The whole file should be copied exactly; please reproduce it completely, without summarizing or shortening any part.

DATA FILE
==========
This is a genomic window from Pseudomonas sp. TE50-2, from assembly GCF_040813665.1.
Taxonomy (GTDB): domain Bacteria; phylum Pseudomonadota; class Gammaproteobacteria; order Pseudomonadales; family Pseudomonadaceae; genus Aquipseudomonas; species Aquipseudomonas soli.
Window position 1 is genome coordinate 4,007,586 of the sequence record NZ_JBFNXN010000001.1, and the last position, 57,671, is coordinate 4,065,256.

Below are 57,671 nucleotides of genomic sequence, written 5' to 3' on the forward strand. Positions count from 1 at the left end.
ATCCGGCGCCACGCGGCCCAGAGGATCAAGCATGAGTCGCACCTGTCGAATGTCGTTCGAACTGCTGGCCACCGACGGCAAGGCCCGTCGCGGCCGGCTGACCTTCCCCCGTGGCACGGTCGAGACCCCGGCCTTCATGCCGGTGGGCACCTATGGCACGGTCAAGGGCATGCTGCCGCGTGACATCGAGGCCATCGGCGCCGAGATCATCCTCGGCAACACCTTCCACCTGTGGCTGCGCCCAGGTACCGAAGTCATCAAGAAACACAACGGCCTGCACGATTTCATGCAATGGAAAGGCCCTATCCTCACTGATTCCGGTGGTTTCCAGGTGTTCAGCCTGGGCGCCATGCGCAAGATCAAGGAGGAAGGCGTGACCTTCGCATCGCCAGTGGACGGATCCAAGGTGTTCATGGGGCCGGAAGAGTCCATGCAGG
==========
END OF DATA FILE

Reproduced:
This is a genomic window from Pseudomonas sp. TE50-2, from assembly GCF_040813665.1.
Taxonomy (GTDB): domain Bacteria; phylum Pseudomonadota; class Gammaproteobacteria; order Pseudomonadales; family Pseudomonadaceae; genus Aquipseudomonas; species Aquipseudomonas soli.
Window position 1 is genome coordinate 4,007,586 of the sequence record NZ_JBFNXN010000001.1, and the last position, 57,671, is coordinate 4,065,256.

Below are 57,671 nucleotides of genomic sequence, written 5' to 3' on the forward strand. Positions count from 1 at the left end.
ATCCGGCGCCACGCGGCCCAGAGGATCAAGCATGAGTCGCACCTGTCGAATGTCGTTCGAACTGCTGGCCACCGACGGCAAGGCCCGTCGCGGCCGGCTGACCTTCCCCCGTGGCACGGTCGAGACCCCGGCCTTCATGCCGGTGGGCACCTATGGCACGGTCAAGGGCATGCTGCCGCGTGACATCGAGGCCATCGGCGCCGAGATCATCCTCGGCAACACCTTCCACCTGTGGCTGCGCCCAGGTACCGAAGTCATCAAGAAACACAACGGCCTGCACGATTTCATGCAATGGAAAGGCCCTATCCTCACTGATTCCGGTGGTTTCCAGGTGTTCAGCCTGGGCGCCATGCGCAAGATCAAGGAGGAAGGCGTGACCTTCGCATCGCCAGTGGACGGATCCAAGGTGTTCATGGGGCCGGAAGAGTCCATGCAGG